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Who Can Advocate for the AuPair Program? And, Who Will?

It’s been quite some time since I posted, but when this email appeared in my box I had to respond. The issue that this Host Mom raises is a very important one to ALL of us who’ve enjoyed the Au Pair Program in one way or another:

There is no one — no Agency, no Agency Group, no vocal Local Community Counselor, no cadre of former Au Pairs, no lawyers, no government officials, no advocacy groups — no one advocating for the Au Pair Program.

In the absence of anyone official who could or would speak on behalf of Au Pairs, Host Parents, the Agencies or the overall community, people interested in the program (journalists, prospective parents, prospective LCCs) have reached out to me. I’ve offered my opinion as both a host parent and as a management professor, so you’ve seen me a few times in newspaper articles or in TV news segments. And you haven’t seen the number of hours of “background” information I’ve supplied, trying to set the record straight about what happens in the program, how many an what kinds of problems really exist, and why the program is important.

I think one of the reasons I stopped posting on the blog was (not only that I was writing a book, moving, working, no longer hosting and au pair, etc. but also) that I’ve just grown tired of the “Au Pair industry’s” in ability to advocate for. itself.

Here’s the original poster’s question — what would you suggest to her?

I have been reading your blog since we matched with our first AP in February 2018 and just saw you in the CNBC “Why au pairs are paid only $4.35/hour” video (Everything you said was spot on!!). This is a random question but I don’t really know who else to ask.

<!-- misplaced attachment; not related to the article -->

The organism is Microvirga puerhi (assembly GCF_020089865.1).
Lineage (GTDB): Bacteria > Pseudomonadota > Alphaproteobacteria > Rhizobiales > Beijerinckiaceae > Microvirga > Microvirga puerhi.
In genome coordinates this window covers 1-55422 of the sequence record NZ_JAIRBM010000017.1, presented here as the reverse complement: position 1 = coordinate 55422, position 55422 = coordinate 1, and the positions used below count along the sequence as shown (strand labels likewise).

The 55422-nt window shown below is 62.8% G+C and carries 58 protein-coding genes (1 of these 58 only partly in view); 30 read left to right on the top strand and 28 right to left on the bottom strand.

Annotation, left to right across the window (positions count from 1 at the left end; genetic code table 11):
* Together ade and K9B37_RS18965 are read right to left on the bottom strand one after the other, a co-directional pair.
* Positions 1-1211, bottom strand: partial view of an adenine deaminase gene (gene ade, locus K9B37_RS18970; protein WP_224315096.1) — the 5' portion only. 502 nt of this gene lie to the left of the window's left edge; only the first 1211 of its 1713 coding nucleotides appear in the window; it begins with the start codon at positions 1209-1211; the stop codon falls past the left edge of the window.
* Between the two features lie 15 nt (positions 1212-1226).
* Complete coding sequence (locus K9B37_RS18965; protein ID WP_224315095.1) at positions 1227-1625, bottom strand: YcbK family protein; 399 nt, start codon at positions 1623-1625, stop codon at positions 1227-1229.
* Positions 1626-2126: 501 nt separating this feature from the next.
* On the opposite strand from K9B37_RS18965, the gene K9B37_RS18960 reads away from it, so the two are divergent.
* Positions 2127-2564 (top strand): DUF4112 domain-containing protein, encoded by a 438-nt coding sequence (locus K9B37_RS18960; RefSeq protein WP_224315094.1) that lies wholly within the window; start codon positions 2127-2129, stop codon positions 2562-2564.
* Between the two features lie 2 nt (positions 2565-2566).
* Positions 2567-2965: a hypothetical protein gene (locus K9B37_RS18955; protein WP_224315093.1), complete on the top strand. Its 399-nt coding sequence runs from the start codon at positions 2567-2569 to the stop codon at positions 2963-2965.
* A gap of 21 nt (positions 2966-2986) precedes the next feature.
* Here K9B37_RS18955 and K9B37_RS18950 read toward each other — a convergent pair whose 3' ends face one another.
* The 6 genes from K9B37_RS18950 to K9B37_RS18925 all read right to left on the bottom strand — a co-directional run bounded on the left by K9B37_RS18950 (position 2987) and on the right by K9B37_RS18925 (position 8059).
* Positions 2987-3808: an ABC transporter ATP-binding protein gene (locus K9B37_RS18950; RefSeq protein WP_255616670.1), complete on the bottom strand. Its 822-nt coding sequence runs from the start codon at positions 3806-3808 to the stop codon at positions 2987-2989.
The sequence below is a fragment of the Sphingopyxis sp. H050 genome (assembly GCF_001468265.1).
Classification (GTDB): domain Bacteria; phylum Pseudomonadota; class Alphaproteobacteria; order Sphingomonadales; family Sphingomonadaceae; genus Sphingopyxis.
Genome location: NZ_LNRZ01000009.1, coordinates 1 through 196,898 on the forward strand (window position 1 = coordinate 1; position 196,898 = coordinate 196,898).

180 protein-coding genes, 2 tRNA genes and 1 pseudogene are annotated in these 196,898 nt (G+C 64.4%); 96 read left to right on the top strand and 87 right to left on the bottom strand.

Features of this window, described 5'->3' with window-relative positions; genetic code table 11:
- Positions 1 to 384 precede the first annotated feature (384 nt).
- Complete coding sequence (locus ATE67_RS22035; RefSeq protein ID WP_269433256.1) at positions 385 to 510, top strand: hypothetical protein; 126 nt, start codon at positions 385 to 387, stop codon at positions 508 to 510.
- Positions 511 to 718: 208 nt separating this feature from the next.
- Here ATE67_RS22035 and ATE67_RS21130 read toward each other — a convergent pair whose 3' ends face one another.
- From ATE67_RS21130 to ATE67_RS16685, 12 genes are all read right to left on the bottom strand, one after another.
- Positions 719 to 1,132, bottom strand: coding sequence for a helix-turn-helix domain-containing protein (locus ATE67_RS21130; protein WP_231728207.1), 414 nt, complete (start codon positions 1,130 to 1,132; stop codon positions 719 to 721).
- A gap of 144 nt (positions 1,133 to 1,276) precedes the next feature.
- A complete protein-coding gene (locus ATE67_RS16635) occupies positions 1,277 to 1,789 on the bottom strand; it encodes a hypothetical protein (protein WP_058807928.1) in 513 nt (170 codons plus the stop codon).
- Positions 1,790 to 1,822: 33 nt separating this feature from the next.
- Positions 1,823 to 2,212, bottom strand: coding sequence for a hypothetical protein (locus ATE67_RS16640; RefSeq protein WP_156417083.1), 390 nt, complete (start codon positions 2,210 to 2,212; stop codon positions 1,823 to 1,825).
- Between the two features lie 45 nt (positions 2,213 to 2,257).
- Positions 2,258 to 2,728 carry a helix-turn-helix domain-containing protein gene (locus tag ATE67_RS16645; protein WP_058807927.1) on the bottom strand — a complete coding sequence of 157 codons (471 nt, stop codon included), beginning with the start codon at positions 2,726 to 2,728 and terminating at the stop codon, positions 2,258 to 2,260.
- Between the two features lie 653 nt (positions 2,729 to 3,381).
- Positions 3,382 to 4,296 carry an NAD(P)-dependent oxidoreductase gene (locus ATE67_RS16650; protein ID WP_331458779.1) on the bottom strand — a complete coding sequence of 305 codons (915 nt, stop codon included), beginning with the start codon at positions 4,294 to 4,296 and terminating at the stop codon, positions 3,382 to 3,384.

I feel like the au pair program is largely misunderstood, including in any mainstream press I see about it. I wanted to participate in the au pair program before I even met my husband and I am always excited to spread understanding to those around me for what the program actually is (and isn’t).

I’m wondering if you have any suggestions of how my husband and I could do this on a larger scale: the au pair program and its survival is very important to us.

I know it’s very important to a lot of families– though I feel like the economics is a big reason for a lot of families (and a totally valid one at that), it truly is a cultural exchange for us (i.e. if, for some reason, the au pair program ceased to exist [God forbid!], we would do everything we could to sponsor an international nanny).
I would love to hear your thoughts, because I feel like families like us need our voices heard!!

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